Start speaking Diaspora-Ish

The next diaspora minister needs to remember the enormous influence of the Jews around the world, and their great support of Israel in so many fields.

Noy Assraf, | updated: 16:27

OpEds  Noy Assraf
Noy Assraf
Photo: Ilya Melnikov

We are all aware of the increasing dispute between Israel and the Diaspora Jewry, a dispute that worsened appreciably over the past two years with the Kotel crisis, the black list of rabbis, reform conversion and arrests of the New Israel Fund people in Israel’s airport.

There is no doubt that we are in the middle of an important time period, one that will affect how our future relationship with the Diaspora will look. That’s one of the reasons, and maybe the only reason, that minister Miri Regev took back her decision to cancel Israel’s Independence Day torch lighting for Diaspora Jews.

So right before the elections to the Knesset – what are our expectations from the government in this area? 

First of all, talk about it! Whenever there’s a chance, we must bring this subject to Israel’s agenda. Make it part of the news, and the headline of the next paper.

Every year, ministers and MKs fly to the AIPAC conference, where they talk about everything but any message regarding the dispute. Every year they miss the great opportunity to speak with the 6 million Jews who live in the US – which is almost the number of Jews in Israel. They miss the opportunity to try and just start to reduce the damage and fix the situation. But they choose to talk about Israel’s other issues. A waste of time. They could just stay in Israel and save themselves the 12 hour flight.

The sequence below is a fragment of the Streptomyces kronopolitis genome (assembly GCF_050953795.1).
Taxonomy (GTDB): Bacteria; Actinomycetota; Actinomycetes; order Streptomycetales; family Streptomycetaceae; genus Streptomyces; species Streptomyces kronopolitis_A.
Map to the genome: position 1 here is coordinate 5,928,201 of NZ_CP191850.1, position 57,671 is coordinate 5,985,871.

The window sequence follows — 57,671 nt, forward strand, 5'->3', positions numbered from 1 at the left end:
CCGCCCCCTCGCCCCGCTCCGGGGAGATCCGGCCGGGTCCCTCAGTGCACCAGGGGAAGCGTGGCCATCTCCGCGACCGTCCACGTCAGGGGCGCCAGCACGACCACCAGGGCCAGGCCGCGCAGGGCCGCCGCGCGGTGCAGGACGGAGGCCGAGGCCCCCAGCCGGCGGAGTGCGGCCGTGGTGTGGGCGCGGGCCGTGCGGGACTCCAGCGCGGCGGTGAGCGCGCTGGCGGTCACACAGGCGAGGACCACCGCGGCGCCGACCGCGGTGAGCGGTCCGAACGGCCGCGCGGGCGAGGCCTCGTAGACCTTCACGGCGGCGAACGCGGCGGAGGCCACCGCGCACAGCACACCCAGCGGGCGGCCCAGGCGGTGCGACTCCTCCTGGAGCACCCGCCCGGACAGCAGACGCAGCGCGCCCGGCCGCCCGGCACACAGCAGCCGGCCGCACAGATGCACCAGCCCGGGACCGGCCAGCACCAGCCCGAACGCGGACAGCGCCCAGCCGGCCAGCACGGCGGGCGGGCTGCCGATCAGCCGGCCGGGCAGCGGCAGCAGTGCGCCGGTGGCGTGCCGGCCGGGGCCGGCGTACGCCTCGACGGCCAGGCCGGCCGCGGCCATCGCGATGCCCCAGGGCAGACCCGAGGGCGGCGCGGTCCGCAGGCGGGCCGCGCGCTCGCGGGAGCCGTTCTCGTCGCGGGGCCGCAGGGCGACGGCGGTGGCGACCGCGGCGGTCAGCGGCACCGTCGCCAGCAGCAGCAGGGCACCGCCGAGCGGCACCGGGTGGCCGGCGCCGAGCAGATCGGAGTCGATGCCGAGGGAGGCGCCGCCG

Over the next few weeks we will be witnessing the process of forming Israel’s new coalition, where one of the biggest decisions will be choosing the Diaspora minister. He is going to deal with an important but complex challenge – reuniting Jewish communities around the world. The next minister needs to remember the enormous influence of the Jews around the world, and their great support of Israel in a variety of fields.

One second before he begins, I would suggest he or she imagine Israel without this support in terms of diplomacy, investments and mainly without a supportive, united Jewish people.

We all know that the real issue is not Hamas or Iran. The real issue is the survival of the Jewish people.